28 November 2009

Post Turkey Post

Well, I cooked the Thanksgiving turkey too long and the meat was a bit dried out but palatable nonetheless. We had invited the missionaries over for dinner the day after Thanksgiving and were planning on having leftovers and a fresh pie. Not wanting to serve the turkey as it was, Nikki saved the day by making her best batch of turkey tetrazzini ever. Yum. Thanks hon!

25 November 2009

Happy Thanksgiving

Nikki just made some amazing stuffing. Now I just have to figure out how to cook a decent turkey and we're most of the way there. My turkeys tend to be hit and miss -- no, I'm not referring to roadkill; I'm talking about juicy vs. too dry. I'll let you know how it goes tomorrow. Happy Thanksgiving all!

23 November 2009

A medium-long and fairly uninteresting mostly true story

Cleaning baby bottles is not always a simple task. It begins with the dishwasher. No, I do not wash the bottles in the dishwasher as this would result in compromised bottles tumbling wildly throughout the wash and rinse cycles to perhaps meet their untimely ends hugging the heating element at the bottom of the unit as they quickly deform into a smoldering glob plastic stink.

The dishwasher is the first step because it must be emptied of clean dishes in order to load it with the dirty dishes that occupy the rinse-half of the sink. The rinse-half of the sink can then be scrubbed and receive the dishes from the wash-side of the sink (dishes such as bottles that are not or should not be dishwasher safe). The wash-side of the sink can then be scrubbed and filled with hot soapy water and receive the dirty dishes from the rinse-half of the sink which can again be scrubbed in preparation for the clean but soapy dishes which will soon be placed there.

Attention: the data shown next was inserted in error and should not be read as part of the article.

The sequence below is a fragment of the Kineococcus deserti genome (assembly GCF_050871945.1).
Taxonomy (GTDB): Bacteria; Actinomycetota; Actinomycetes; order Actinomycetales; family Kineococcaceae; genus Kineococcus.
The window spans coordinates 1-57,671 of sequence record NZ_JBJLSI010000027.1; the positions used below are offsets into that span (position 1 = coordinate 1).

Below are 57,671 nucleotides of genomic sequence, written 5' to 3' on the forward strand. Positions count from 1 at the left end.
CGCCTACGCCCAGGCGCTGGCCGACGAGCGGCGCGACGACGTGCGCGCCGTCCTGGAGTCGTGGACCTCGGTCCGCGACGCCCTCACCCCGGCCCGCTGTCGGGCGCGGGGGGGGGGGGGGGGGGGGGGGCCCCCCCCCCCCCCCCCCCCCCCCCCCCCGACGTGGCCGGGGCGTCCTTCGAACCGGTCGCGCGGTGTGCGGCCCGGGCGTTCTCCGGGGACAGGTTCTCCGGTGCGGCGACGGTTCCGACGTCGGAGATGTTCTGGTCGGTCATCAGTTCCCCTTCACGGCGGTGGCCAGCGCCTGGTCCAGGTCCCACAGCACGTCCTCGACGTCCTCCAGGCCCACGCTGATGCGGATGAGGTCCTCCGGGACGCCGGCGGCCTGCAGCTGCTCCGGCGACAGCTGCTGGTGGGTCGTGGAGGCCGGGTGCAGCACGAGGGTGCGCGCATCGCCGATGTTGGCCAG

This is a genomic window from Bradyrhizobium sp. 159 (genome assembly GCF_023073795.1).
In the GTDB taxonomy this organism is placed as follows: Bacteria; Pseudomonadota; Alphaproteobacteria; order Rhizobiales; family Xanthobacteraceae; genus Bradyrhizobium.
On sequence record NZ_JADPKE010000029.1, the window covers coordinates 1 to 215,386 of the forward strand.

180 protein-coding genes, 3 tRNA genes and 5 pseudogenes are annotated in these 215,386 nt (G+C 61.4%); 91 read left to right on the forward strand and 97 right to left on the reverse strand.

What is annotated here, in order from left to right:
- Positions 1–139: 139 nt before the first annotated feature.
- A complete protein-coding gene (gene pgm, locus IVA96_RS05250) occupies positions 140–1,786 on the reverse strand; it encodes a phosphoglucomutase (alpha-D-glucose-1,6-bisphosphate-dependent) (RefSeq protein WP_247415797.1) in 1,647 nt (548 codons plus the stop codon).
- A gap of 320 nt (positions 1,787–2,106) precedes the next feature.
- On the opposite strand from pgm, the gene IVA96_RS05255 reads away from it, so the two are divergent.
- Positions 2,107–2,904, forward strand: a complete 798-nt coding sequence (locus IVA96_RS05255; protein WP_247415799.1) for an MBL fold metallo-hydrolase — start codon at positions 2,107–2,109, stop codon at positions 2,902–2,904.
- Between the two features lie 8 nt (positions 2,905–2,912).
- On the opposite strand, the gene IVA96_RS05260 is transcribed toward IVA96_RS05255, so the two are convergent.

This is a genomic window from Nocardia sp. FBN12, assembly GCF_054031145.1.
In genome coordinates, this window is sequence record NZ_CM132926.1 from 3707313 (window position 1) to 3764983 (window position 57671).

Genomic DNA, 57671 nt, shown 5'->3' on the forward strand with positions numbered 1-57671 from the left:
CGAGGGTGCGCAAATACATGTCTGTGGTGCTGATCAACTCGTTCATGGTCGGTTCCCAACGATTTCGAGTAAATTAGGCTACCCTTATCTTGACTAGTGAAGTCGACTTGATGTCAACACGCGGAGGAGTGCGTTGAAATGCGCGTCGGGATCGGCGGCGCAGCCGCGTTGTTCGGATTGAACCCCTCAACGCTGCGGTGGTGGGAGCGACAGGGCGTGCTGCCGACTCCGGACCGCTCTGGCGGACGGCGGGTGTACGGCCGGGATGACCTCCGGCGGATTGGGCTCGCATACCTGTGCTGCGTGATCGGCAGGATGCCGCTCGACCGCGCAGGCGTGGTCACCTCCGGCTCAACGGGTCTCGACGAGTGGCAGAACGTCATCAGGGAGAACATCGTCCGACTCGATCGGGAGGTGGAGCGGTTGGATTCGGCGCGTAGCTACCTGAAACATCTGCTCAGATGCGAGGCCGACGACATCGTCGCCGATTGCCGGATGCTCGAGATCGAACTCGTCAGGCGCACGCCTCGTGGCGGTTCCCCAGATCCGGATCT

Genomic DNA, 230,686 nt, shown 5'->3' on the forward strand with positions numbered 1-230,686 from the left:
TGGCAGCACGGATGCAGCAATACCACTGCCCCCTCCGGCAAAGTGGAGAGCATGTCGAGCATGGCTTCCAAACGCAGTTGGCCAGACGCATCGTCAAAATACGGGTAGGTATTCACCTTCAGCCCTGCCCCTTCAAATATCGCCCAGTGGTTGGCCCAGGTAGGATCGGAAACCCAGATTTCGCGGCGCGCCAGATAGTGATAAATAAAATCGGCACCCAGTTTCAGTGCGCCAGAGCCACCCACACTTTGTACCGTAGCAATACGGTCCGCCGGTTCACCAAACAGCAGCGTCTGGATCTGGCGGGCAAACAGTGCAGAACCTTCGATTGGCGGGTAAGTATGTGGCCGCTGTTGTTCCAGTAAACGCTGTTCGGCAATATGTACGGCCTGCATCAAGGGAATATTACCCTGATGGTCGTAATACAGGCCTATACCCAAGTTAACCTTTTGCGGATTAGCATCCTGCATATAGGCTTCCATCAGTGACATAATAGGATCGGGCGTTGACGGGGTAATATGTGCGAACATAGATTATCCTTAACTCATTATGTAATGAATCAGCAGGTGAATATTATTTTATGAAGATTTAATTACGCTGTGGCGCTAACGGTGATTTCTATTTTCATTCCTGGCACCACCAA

Okay, maybe I am just a little bit OCD. But when it comes to something I am about to put in my baby’s mouth I can’t stand the idea of it having any trace of rotting sink goo still attached.

Well last night it was already quite late. The kids were finally all in bed (the two-year-old had attempted an all-nighter resulting in a parent-toddler standoff that ended in a rather lose-lose fashion when he went to bed earlier that he wanted and much later than I had wished). The dishes were dirty. The table hadn’t even been cleaned off after dinner. Left unattended, the bottles would add up in the night and I would likely end up doing dishes to the tune of hungry screaming babies when the clean bottles ran out around 3 am (this I have learned from sad experience).

I was tired. Nikki was sleeping. (Quasi-related side note: If you want to live a long and happy life, you must never wake the sleeping mother of small children without a very good reason. And no, “Help me! I cut myself and am bleeding to death,” doesn’t make the grade. It has to be a VERY good reason.) Alone and unsupervised I cleared off the table and began to load the dishwasher… WARNING: This is where my tale turns dark and sinister – those of faint heart should consider stopping now. Proceed at your own risk. Did I mention it was late and I was tired?